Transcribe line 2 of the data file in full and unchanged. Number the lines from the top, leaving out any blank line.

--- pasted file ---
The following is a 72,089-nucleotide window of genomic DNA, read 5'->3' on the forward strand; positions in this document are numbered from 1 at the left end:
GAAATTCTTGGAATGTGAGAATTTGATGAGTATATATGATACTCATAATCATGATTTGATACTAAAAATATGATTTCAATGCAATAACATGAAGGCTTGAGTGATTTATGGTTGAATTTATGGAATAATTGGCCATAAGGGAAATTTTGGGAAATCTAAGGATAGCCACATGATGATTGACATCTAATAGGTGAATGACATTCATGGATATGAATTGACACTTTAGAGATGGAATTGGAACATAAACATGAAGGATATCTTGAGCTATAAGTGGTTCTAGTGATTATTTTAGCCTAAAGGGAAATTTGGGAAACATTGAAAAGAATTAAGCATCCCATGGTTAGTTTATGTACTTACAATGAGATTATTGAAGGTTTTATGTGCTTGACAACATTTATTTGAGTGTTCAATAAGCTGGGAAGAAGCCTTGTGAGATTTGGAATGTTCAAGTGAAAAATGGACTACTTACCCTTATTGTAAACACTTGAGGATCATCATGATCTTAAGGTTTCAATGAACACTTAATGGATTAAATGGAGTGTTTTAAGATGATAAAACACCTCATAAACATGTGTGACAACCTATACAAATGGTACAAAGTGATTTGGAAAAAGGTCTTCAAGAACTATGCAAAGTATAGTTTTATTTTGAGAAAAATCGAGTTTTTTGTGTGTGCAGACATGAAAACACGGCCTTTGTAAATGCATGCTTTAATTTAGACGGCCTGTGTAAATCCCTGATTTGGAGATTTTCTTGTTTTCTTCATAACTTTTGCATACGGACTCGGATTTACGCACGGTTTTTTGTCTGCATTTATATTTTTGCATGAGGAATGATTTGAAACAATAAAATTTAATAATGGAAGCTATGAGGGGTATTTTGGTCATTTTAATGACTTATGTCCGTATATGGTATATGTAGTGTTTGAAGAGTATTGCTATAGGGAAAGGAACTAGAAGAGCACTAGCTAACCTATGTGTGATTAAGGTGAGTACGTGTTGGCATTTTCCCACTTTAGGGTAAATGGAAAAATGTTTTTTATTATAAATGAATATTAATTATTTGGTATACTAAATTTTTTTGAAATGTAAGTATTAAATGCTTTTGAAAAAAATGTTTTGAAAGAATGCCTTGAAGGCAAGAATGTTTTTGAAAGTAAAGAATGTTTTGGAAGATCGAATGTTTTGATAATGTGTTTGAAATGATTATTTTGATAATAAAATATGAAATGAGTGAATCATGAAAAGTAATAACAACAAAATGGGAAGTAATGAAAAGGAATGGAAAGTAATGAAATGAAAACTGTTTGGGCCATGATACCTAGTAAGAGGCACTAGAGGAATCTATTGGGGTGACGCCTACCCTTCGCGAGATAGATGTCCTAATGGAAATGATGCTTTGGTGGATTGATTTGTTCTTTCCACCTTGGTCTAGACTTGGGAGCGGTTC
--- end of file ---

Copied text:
GAAATTCTTGGAATGTGAGAATTTGATGAGTATATATGATACTCATAATCATGATTTGATACTAAAAATATGATTTCAATGCAATAACATGAAGGCTTGAGTGATTTATGGTTGAATTTATGGAATAATTGGCCATAAGGGAAATTTTGGGAAATCTAAGGATAGCCACATGATGATTGACATCTAATAGGTGAATGACATTCATGGATATGAATTGACACTTTAGAGATGGAATTGGAACATAAACATGAAGGATATCTTGAGCTATAAGTGGTTCTAGTGATTATTTTAGCCTAAAGGGAAATTTGGGAAACATTGAAAAGAATTAAGCATCCCATGGTTAGTTTATGTACTTACAATGAGATTATTGAAGGTTTTATGTGCTTGACAACATTTATTTGAGTGTTCAATAAGCTGGGAAGAAGCCTTGTGAGATTTGGAATGTTCAAGTGAAAAATGGACTACTTACCCTTATTGTAAACACTTGAGGATCATCATGATCTTAAGGTTTCAATGAACACTTAATGGATTAAATGGAGTGTTTTAAGATGATAAAACACCTCATAAACATGTGTGACAACCTATACAAATGGTACAAAGTGATTTGGAAAAAGGTCTTCAAGAACTATGCAAAGTATAGTTTTATTTTGAGAAAAATCGAGTTTTTTGTGTGTGCAGACATGAAAACACGGCCTTTGTAAATGCATGCTTTAATTTAGACGGCCTGTGTAAATCCCTGATTTGGAGATTTTCTTGTTTTCTTCATAACTTTTGCATACGGACTCGGATTTACGCACGGTTTTTTGTCTGCATTTATATTTTTGCATGAGGAATGATTTGAAACAATAAAATTTAATAATGGAAGCTATGAGGGGTATTTTGGTCATTTTAATGACTTATGTCCGTATATGGTATATGTAGTGTTTGAAGAGTATTGCTATAGGGAAAGGAACTAGAAGAGCACTAGCTAACCTATGTGTGATTAAGGTGAGTACGTGTTGGCATTTTCCCACTTTAGGGTAAATGGAAAAATGTTTTTTATTATAAATGAATATTAATTATTTGGTATACTAAATTTTTTTGAAATGTAAGTATTAAATGCTTTTGAAAAAAATGTTTTGAAAGAATGCCTTGAAGGCAAGAATGTTTTTGAAAGTAAAGAATGTTTTGGAAGATCGAATGTTTTGATAATGTGTTTGAAATGATTATTTTGATAATAAAATATGAAATGAGTGAATCATGAAAAGTAATAACAACAAAATGGGAAGTAATGAAAAGGAATGGAAAGTAATGAAATGAAAACTGTTTGGGCCATGATACCTAGTAAGAGGCACTAGAGGAATCTATTGGGGTGACGCCTACCCTTCGCGAGATAGATGTCCTAATGGAAATGATGCTTTGGTGGATTGATTTGTTCTTTCCACCTTGGTCTAGACTTGGGAGCGGTTC